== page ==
Autobiography of Benjamin Franklin

By Benjamin Franklin

Page 87

discovers my
truest interest. Strengthen my resolutions to perform what
that wisdom dictates. Accept my kind offices to thy other
children as the only return in my power for thy continual
favours to me_."

I used also sometimes a little prayer which I took from Thomson's
Poems, viz.:

"Father of light and life, thou Good Supreme!
O teach me what is good; teach me Thyself!
Save me from folly, vanity, and vice,
From every low pursuit; and fill my soul
With knowledge, conscious peace, and virtue pure;
Sacred, substantial, never-fading bliss!"

The precept of _Order_ requiring that _every part of my business
should have its allotted time_, one page in my little book contain'd
the following scheme of employment for the twenty-four hours of a
natural day.

{ 5} Rise, wash, and address
{ 6} _Powerful Goodness_!
The Morning. { } Contrive day's
_Question._ What good { } business, and take the
shall I do this day? { } resolution of the day;
{ 7} prosecute the present
{ } study, and breakfast.

9} Work.

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Text Comparison with The Complete Works in Philosophy, Politics and Morals of the late Dr. Benjamin Franklin, Vol. 2 [of 3]

Page 54
and S.
Page 64
That some fossils, as sulphur, sea-coal, &c.
Page 118
After our return to England, as often as I happened to be on the Thames, I enquired of our watermen whether they were sensible of any difference in rowing over shallow or deep water.
Page 139
And it is not to be wondered that so vast a body of deep warm water, several leagues wide, coming from between the tropics and issuing out of the gulph into the northern seas, should retain its warmth longer than the twenty or thirty days required to its passing the banks of Newfoundland.
Page 143
Whatever right you may have by agreement in the mass of stores laid in by him for the passengers, it is good to have some particular things in your own possession, so as to be always at your own command.
Page 168
Chusing a place where the water deepens gradually, walk coolly into it till it is up to your breast, then turn round, your face to the shore, and throw an egg into the water between you and the shore.
Page 191
If you observe the draught of air into your fire-place to be stronger than is necessary (as in extreme cold weather it often is) so that the wood is consumed faster than usual; in that case, a quarter, half, or two-thirds turn of the register, will check the violence of the draught, and let your fire burn with the moderation you desire: and at the same time both the fire-place and the room will be the warmer, because less cold air will enter and pass through them.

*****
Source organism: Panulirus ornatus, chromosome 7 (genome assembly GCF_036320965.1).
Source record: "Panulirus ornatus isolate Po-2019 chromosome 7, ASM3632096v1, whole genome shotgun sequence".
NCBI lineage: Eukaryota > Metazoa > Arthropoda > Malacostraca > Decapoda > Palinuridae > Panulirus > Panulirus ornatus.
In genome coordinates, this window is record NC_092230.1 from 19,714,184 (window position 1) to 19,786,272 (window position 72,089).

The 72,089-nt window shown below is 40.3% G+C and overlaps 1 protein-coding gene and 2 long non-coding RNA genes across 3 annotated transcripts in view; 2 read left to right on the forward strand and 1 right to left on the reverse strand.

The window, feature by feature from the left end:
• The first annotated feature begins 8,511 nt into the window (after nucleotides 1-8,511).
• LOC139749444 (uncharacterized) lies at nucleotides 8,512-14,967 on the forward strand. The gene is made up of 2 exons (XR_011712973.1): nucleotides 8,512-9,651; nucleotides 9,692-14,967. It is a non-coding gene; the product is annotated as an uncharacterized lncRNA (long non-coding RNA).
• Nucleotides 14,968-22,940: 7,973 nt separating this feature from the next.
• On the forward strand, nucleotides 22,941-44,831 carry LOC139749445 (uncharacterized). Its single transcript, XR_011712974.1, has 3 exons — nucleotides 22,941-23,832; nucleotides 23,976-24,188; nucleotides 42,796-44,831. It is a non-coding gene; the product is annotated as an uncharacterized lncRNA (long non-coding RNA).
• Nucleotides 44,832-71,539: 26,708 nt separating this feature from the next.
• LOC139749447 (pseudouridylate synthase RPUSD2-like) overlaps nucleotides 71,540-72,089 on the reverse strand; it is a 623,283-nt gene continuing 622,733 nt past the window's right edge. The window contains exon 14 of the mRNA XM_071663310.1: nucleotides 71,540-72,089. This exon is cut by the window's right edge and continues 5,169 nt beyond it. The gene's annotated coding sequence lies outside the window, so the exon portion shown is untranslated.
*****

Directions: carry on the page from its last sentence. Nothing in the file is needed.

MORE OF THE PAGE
Page 213
_ Take care that every room has the means of supplying itself from without, with the air its chimney may require, so that no one of them may be obliged to borrow.
Page 219
For many years past, I have rarely met with a case of a smoky chimney, which has not been solvable on these principles, and cured by these remedies, where people have been willing to apply them; which is indeed not always the case; for many have prejudices in favour of the nostrums of pretending chimney-doctors and fumists, and some have conceits and fancies of their own, which they rather chuse to try, than to lengthen a funnel, alter the size of an opening, or admit air into a room, however necessary; for some are as much afraid of fresh air as persons in the hydrophobia are of fresh water.
Page 228
Let me add one observation more, which is, that if that part of the funnel of a chimney, which appears above the roof of a house, be pretty long, and have three of its sides exposed to the heat of the sun successively, viz.
Page 234
_ A, the bottom plate which lies flat upon the hearth, with its partitions, 1, 2, 3, 4, 5, 6, (Plate X.
Page 235
E, figure 7, the front plate of the box.
Page 270
During my late absence in France, I find that.
Page 286
Have you read over these queries this morning, in order to consider what you might have to offer the Junto [touching] any one of them? viz.
Page 340
"The following Parable against Persecution was communicated to me by Dr.
Page 343
Page 349
There is a lust in man no charm can tame, Of loudly publishing his neighbour's shame.
Page 359
should not be prohibited in time of war, 417.
Page 371
reflections on, iii.
Page 382